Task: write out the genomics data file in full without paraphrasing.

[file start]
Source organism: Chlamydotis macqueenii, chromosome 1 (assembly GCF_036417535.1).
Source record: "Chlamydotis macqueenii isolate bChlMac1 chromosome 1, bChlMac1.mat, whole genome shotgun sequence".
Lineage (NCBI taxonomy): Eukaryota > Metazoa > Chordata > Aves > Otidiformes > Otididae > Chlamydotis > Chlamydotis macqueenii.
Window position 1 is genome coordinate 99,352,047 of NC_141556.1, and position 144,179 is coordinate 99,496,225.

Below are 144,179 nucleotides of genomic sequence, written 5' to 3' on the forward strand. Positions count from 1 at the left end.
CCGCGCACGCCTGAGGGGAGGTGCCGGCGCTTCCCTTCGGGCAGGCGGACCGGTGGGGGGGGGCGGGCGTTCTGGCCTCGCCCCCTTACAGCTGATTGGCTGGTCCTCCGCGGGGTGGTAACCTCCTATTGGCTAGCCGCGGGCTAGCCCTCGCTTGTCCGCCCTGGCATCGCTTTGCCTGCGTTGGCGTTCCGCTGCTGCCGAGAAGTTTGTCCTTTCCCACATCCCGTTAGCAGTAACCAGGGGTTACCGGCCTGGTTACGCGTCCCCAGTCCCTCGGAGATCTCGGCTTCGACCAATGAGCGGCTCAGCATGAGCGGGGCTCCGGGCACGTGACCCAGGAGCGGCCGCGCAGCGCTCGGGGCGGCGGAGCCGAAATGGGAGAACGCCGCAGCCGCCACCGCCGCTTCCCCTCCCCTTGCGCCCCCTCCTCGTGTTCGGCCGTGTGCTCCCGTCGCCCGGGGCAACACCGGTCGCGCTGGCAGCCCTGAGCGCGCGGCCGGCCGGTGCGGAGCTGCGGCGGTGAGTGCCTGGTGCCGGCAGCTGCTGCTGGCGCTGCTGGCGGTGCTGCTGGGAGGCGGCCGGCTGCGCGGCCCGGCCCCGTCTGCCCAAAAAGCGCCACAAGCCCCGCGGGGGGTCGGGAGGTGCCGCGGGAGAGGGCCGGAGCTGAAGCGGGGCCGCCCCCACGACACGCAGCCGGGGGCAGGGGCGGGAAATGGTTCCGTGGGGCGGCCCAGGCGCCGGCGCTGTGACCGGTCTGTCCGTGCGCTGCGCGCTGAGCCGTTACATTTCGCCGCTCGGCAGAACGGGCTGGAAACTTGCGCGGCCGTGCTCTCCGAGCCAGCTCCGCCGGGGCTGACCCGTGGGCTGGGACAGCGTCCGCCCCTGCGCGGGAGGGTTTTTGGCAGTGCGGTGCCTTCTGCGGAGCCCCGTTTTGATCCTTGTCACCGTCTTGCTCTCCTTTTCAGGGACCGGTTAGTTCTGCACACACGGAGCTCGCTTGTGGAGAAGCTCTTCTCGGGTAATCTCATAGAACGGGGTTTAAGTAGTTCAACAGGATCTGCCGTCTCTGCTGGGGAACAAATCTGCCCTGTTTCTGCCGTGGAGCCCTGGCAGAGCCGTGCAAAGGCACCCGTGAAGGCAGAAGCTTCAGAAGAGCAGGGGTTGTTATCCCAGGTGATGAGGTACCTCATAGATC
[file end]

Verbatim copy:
Source organism: Chlamydotis macqueenii, chromosome 1 (assembly GCF_036417535.1).
Source record: "Chlamydotis macqueenii isolate bChlMac1 chromosome 1, bChlMac1.mat, whole genome shotgun sequence".
Lineage (NCBI taxonomy): Eukaryota > Metazoa > Chordata > Aves > Otidiformes > Otididae > Chlamydotis > Chlamydotis macqueenii.
Window position 1 is genome coordinate 99,352,047 of NC_141556.1, and position 144,179 is coordinate 99,496,225.

Below are 144,179 nucleotides of genomic sequence, written 5' to 3' on the forward strand. Positions count from 1 at the left end.
CCGCGCACGCCTGAGGGGAGGTGCCGGCGCTTCCCTTCGGGCAGGCGGACCGGTGGGGGGGGGCGGGCGTTCTGGCCTCGCCCCCTTACAGCTGATTGGCTGGTCCTCCGCGGGGTGGTAACCTCCTATTGGCTAGCCGCGGGCTAGCCCTCGCTTGTCCGCCCTGGCATCGCTTTGCCTGCGTTGGCGTTCCGCTGCTGCCGAGAAGTTTGTCCTTTCCCACATCCCGTTAGCAGTAACCAGGGGTTACCGGCCTGGTTACGCGTCCCCAGTCCCTCGGAGATCTCGGCTTCGACCAATGAGCGGCTCAGCATGAGCGGGGCTCCGGGCACGTGACCCAGGAGCGGCCGCGCAGCGCTCGGGGCGGCGGAGCCGAAATGGGAGAACGCCGCAGCCGCCACCGCCGCTTCCCCTCCCCTTGCGCCCCCTCCTCGTGTTCGGCCGTGTGCTCCCGTCGCCCGGGGCAACACCGGTCGCGCTGGCAGCCCTGAGCGCGCGGCCGGCCGGTGCGGAGCTGCGGCGGTGAGTGCCTGGTGCCGGCAGCTGCTGCTGGCGCTGCTGGCGGTGCTGCTGGGAGGCGGCCGGCTGCGCGGCCCGGCCCCGTCTGCCCAAAAAGCGCCACAAGCCCCGCGGGGGGTCGGGAGGTGCCGCGGGAGAGGGCCGGAGCTGAAGCGGGGCCGCCCCCACGACACGCAGCCGGGGGCAGGGGCGGGAAATGGTTCCGTGGGGCGGCCCAGGCGCCGGCGCTGTGACCGGTCTGTCCGTGCGCTGCGCGCTGAGCCGTTACATTTCGCCGCTCGGCAGAACGGGCTGGAAACTTGCGCGGCCGTGCTCTCCGAGCCAGCTCCGCCGGGGCTGACCCGTGGGCTGGGACAGCGTCCGCCCCTGCGCGGGAGGGTTTTTGGCAGTGCGGTGCCTTCTGCGGAGCCCCGTTTTGATCCTTGTCACCGTCTTGCTCTCCTTTTCAGGGACCGGTTAGTTCTGCACACACGGAGCTCGCTTGTGGAGAAGCTCTTCTCGGGTAATCTCATAGAACGGGGTTTAAGTAGTTCAACAGGATCTGCCGTCTCTGCTGGGGAACAAATCTGCCCTGTTTCTGCCGTGGAGCCCTGGCAGAGCCGTGCAAAGGCACCCGTGAAGGCAGAAGCTTCAGAAGAGCAGGGGTTGTTATCCCAGGTGATGAGGTACCTCATAGATC